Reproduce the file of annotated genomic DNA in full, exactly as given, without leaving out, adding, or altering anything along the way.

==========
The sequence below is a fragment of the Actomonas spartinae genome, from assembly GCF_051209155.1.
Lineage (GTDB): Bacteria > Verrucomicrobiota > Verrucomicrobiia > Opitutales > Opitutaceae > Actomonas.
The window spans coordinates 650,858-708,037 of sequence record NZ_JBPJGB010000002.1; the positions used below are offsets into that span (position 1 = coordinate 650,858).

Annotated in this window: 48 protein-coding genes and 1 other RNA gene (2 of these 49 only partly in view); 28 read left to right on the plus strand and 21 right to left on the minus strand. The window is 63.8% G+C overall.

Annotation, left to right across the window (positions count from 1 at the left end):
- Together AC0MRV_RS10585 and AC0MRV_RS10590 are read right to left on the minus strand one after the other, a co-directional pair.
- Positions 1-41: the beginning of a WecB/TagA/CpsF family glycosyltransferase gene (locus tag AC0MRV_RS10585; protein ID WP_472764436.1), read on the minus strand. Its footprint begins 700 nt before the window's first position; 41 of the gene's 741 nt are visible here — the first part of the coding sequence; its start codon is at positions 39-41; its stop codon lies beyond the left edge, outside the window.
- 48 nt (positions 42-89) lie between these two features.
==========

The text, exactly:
The sequence below is a fragment of the Actomonas spartinae genome, from assembly GCF_051209155.1.
Lineage (GTDB): Bacteria > Verrucomicrobiota > Verrucomicrobiia > Opitutales > Opitutaceae > Actomonas.
The window spans coordinates 650,858-708,037 of sequence record NZ_JBPJGB010000002.1; the positions used below are offsets into that span (position 1 = coordinate 650,858).

Annotated in this window: 48 protein-coding genes and 1 other RNA gene (2 of these 49 only partly in view); 28 read left to right on the plus strand and 21 right to left on the minus strand. The window is 63.8% G+C overall.

Annotation, left to right across the window (positions count from 1 at the left end):
- Together AC0MRV_RS10585 and AC0MRV_RS10590 are read right to left on the minus strand one after the other, a co-directional pair.
- Positions 1-41: the beginning of a WecB/TagA/CpsF family glycosyltransferase gene (locus tag AC0MRV_RS10585; protein ID WP_472764436.1), read on the minus strand. Its footprint begins 700 nt before the window's first position; 41 of the gene's 741 nt are visible here — the first part of the coding sequence; its start codon is at positions 39-41; its stop codon lies beyond the left edge, outside the window.
- 48 nt (positions 42-89) lie between these two features.